Since the fourteenth century the Order has desired to celebrate the benefits received for the Virgin by a special feast, the Solemn Commemoration of the Virgin Mary of Mount Carmel. This feast remembers the protection of Mary while giving expression to the Order's thanksgiving to her. The choice of date, as is known, was influenced by the partial approval of the Order obtained at the second Council of Lyons on July 17th 1274 when there was risk of the Order's extinction. Later, July 16th was chosen as the date traditionally associated with St Simon Stock's vision of Mary. Thus the remembrance of the Virgin's protection was concentrated in thanksgiving for what is the symbol of her great love for Carmelites: the gift of the Holy Scapular and its privileges. 

c) Marian spirituality of the Order Mary as model and mother 

A distinctive note of the attitude of Carmelites towards the Virgin Mary is the desire to imitate her virtues within their own religious profession. The well-known Carmelite theologian, John Baconthorpe (1294-1348) in his commentary on the Rule sets out to show the parallel between the life of a Carmelite and that of the Virgin Mary. Here we find an exegetical principle of great importance, for it centres devotion on imitation. Another great lover of Mary, Arnold Bostio (1445 -1449) in his work on the Patronage of Mary over the Order, has celebrated the sense of intimacy with the Virgin, the special filiation of the Carmelite, the communion of goods with the Mother, the sense of "brotherhood" with her. Blessed Baptist of Mantua (1447-1516) sings sweetly of Mary in his poetic works. Fr Michael of St Augustine (1621-1684) and his spiritual daughter Mary of St Teresa (1623-1677) are faithful interpreters of the Carmelite tradition and have united a sense of intimacy with the Virgin to the thought of her splendour. 

Although this is not the place for the exposition of the doctrine of all these authors, we would like to reveal the existence of a rich spiritual and doctrinal tradition in Carmel, which would be worthily continued and deepened by representatives of the Teresian Carmel, as we shall see.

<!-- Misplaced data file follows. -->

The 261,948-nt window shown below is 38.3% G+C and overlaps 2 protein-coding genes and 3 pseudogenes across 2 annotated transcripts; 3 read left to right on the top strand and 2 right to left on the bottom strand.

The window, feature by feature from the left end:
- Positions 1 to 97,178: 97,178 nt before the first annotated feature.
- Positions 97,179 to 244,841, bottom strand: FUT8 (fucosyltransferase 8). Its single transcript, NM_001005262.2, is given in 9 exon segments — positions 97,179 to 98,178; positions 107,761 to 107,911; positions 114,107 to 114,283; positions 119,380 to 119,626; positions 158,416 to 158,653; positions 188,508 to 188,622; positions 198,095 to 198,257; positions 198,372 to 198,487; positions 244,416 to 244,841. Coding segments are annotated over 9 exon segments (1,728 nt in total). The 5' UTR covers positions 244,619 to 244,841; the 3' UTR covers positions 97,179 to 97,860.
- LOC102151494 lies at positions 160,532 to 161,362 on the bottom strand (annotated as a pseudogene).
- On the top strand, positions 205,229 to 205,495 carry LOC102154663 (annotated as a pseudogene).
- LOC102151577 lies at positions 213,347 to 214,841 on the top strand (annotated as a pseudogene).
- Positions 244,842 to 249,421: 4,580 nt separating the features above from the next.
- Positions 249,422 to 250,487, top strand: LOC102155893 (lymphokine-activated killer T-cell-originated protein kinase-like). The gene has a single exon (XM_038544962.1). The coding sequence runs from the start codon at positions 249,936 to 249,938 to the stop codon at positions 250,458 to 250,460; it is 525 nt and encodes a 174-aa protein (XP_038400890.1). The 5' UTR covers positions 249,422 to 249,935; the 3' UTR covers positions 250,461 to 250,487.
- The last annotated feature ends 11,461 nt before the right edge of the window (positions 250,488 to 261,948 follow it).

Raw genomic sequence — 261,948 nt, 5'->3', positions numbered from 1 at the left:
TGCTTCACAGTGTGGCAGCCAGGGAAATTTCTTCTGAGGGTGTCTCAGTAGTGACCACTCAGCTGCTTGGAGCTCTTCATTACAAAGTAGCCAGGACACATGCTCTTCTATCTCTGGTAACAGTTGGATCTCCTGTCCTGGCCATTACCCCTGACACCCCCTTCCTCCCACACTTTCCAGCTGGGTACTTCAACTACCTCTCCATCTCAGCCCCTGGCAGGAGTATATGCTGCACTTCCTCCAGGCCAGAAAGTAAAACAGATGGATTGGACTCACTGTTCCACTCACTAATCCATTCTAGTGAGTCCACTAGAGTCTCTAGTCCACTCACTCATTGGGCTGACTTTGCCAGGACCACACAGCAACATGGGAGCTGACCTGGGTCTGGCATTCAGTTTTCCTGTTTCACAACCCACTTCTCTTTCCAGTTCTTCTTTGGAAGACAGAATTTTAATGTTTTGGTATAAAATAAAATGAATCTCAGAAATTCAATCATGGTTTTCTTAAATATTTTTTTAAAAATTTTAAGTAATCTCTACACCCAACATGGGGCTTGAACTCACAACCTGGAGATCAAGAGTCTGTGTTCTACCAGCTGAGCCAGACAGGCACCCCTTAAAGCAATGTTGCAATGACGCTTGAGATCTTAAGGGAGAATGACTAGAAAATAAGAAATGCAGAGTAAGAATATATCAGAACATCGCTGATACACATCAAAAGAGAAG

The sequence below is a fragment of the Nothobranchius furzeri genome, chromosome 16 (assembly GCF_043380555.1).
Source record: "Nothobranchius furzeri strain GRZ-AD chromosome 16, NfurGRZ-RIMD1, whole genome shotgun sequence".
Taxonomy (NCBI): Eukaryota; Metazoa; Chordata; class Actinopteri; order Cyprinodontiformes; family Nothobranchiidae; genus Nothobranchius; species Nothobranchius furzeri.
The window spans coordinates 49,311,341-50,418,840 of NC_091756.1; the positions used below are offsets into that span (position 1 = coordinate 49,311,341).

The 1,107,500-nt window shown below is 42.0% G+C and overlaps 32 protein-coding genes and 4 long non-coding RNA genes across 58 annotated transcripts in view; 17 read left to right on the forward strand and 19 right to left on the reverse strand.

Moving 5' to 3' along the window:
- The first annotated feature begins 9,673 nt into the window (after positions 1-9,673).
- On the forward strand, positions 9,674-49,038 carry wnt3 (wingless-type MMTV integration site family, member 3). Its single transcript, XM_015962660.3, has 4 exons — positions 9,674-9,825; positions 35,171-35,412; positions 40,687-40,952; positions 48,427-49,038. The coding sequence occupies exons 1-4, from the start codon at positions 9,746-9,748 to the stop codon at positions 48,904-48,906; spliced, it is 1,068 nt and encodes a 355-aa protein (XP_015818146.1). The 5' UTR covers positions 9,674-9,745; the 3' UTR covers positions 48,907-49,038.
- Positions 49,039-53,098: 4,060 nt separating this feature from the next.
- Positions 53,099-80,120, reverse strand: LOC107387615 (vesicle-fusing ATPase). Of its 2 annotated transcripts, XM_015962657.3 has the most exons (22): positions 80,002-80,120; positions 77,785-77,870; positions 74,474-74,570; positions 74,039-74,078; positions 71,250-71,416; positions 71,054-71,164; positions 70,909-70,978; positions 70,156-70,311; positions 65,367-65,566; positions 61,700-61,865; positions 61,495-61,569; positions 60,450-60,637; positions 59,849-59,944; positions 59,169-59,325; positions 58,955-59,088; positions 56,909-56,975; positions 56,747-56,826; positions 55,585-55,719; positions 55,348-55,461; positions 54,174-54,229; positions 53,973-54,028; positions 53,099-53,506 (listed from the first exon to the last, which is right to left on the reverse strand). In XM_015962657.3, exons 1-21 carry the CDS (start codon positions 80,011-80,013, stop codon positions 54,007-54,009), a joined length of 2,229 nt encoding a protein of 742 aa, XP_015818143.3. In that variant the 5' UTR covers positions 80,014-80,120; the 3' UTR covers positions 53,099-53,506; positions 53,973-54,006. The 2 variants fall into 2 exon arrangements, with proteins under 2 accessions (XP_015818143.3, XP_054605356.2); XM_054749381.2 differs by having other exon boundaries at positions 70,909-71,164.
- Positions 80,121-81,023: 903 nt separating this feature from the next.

d) Liturgy and popular devotion. 

Carmelites have expressed their consecration to the Virgin particularly through the liturgy. They have dedicated churches to her and venerated her image. The ancient Rituals of the Order, from the thirteenth century onwards, show the liturgical fervour of Carmel in the celebration of the Marian feasts of the Church and in the acceptance of celebrations which in other places and Orders were not received with such fervour as, for instance, the feast of the Immaculate Conception. The feast of the Solemn Commemoration of the Virgin of Mount Carmel became the principal feast. The Order's ancient Jerusalem rite contained many invocations to Mary in the canonical hours, with Marian antiphons at the end of each hour and a special solemn Salve Regina at Compline. Votive Masses were celebrated in honour of the Virgin and the name of Mary was frequently introduced into the liturgical texts for Clothing and Profession. It can be said that the Carmelite liturgy has left a profound impression of Marian spirit on the Order's spiritual tradition and has formed the interior dedication professed by the Order to Our Lady the Virgin. Together with the liturgy, characteristic devotional practices have flourished, such as the Angelus and the Rosary and others proper to the Order, alongside the scapular devotion. 

3. Marian spirituality in the Teresian Carmel 

The second part of number 54 of the Constitutions presents the logical continuation of the Marian experience of Carmel in Saint Teresa and Saint John of the Cross in these words, "Saint Teresa of Jesus and Saint John of the Cross confirmed and renewed Carmel's devotion to Mary". There follows a brief and compact synthesis of the Marian thought of St Teresa and St John of the Cross. Within the space allowed by these few pages it will be worthwhile to enlarge some more on the vision offered by the Constitutions on this point, in order to see just how the Marian theme has been enriched in the two saints and how it fits into our present spirituality, beginning with the doctrine and experience of Teresa of Jesus, John of the Cross and other outstanding exponents of the Teresian Carmel. 

CONCLUSION 

Carmel is wholly Mary's. The Constitutions stress this fundamental aspect of the Order's spirituality in all its aspects from the most profound ­ life in communion with Mary and imitating her ­ to the simplest ­ personal and community devotion. 

Fidelity to this aspect of our life is a guarantee of continuity with the purest tradition of Carmel. It renews the covenant of love which the Virgin has sought to have with our religious family in the Church 

In Mary, Carmelites scattered throughout the world are united in a commitment to serve Christ and his Church. Thus they imitate the Virgin Handmaid of the Lord, who silently walked in the footsteps of her Son and cooperated with him for the salvation of the world, by prayer and a life surrendered to the mystery of salvation. 

1. Lk 2:19, 51. 
2. leo xiii 
3. See Bullarium Carmilitanum I: pp. 4 and 28. 
4. See Bullarium Carmelitanum I: pp. 606-607. 
5. Analecta Ordinis Carmelitarum 2 (1911-1913) p. 128. 
6. Bullarum Carmelitanum I: p. 18. 
7. See Actas del Capitulo General de Montpellier; Acta Cap. Gen. Wessels-Zimmermann, Rome 1912, p.7